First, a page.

Negotiation for some people is difficult because they feel it might cause an argument, they don’t want to feel rejected or loss if the other person is better or they may find the entire process of trying to get a good deal embarrassing. Individuals with this mindset will approach negotiation in two ways; writing down their view in huge letters and requesting that the other person write to them in return or, at the other end of the scale, there are the dirty players who charge in shouting, throwing mud and challenging their opponent to a game of tug-of-war to see far they can pull them over their line.
Negotiation should be a factual discussion to reach a mutual agreement where all parties leave feeling satisfied with the outcome. Once people appreciate what negotiation is and the basic skills are practiced, it can be productive and even become an enjoyable and rewarding experience.
We all have to find own individual comfort levels and style in negotiating. It takes practice and self evaluation to develop good negotiation skills, but the principles we use are always the same.
One of the biggest skills in negotiating is active listening to understand the other person’s point of view and based on their facts, work out a fair value on your negotiation scale. You must be assertive during negotiation but avoid aggressive behaviour, if either party fails to listen or tries to score points you are unlikely to reach a successful closure and you both lose. If things begin to get heated, politely take ownership, defuse the tension and mutually agree to continue productively. View our blog about customer service soft skills which can really help with negotiation.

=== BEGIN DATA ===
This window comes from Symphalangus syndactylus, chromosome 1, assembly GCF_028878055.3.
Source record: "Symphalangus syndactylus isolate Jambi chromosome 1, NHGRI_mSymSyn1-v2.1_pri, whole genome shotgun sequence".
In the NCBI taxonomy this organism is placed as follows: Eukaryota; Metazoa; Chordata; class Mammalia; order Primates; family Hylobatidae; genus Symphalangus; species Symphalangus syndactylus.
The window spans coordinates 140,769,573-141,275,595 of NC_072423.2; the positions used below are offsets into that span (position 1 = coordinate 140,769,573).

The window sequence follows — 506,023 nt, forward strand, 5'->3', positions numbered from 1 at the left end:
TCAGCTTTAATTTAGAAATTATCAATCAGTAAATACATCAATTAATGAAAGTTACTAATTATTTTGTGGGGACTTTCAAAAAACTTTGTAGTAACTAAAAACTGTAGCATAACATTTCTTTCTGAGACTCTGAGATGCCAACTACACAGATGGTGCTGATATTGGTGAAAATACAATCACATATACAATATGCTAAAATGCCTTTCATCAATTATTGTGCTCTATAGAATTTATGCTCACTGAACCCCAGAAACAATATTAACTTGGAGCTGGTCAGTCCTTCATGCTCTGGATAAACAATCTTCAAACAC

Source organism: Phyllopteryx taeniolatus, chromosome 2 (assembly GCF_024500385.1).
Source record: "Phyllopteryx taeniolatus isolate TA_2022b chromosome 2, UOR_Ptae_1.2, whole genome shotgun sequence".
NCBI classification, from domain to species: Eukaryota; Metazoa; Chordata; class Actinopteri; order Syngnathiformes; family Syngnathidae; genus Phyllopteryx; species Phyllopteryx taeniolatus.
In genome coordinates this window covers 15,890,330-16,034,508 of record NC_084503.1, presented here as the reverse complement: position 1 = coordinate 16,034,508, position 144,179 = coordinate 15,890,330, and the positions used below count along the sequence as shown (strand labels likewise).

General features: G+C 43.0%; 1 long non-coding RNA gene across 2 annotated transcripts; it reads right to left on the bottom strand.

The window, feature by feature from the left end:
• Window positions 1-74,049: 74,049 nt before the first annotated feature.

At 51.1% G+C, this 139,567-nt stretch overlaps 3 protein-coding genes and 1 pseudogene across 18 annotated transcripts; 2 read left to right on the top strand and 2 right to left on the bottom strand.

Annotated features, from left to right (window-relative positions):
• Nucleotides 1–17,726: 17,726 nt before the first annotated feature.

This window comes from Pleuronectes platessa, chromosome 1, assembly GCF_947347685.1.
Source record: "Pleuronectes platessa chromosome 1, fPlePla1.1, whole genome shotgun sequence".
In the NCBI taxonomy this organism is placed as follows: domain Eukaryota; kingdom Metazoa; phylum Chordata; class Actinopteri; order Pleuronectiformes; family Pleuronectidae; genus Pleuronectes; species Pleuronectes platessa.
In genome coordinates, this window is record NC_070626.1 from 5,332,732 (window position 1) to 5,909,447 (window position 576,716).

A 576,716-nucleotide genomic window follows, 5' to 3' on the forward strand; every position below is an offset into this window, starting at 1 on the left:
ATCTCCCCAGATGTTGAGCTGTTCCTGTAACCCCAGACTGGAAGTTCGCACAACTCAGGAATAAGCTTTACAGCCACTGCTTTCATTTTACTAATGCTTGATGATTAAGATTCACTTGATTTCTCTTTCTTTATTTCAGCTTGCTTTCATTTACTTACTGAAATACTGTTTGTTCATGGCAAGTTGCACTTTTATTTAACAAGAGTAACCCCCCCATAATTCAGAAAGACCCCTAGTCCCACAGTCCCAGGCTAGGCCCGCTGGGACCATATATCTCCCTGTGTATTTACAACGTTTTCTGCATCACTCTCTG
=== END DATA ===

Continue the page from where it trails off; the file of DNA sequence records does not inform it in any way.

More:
Be decisive and solve problems
Good preparation will avoid you stalling or leaving a negotiation, if you are not prepared, the other party will lose respect for you and your position is weaker in the negotiation. You should feel confident that you are fully prepared and have a good understanding of what is achievable. When a surprise is presented which you could not have anticipated, you need to respond and solve problems quickly - ask questions, make notes and provide clear explanations to avoid misunderstandings. Once you have managed any objections and adjusted your valuation, make a quick sound decision on what your new proposal will be to keep the negotiation moving and paced well to avoid a break down.
Check how the other person is feeling
During the negotiation it is good practice to check how the other person is feeling about progress, share how you are feeling and take the opportunity to conclude key points covered to move towards closure. During this time you can mutually evaluate how far you are from or near to closing the negotiation so the process is well structured and managed.
You’re happy, I’m Happy
Once you reach the point of closing it’s time to shake on it to close the negotiation and confirm the actions needed to finalise the deal. In our case, summarising settlement details in writing gives us both an opportunity to confirm the agreement reached and provide payment details so our file can be closed.
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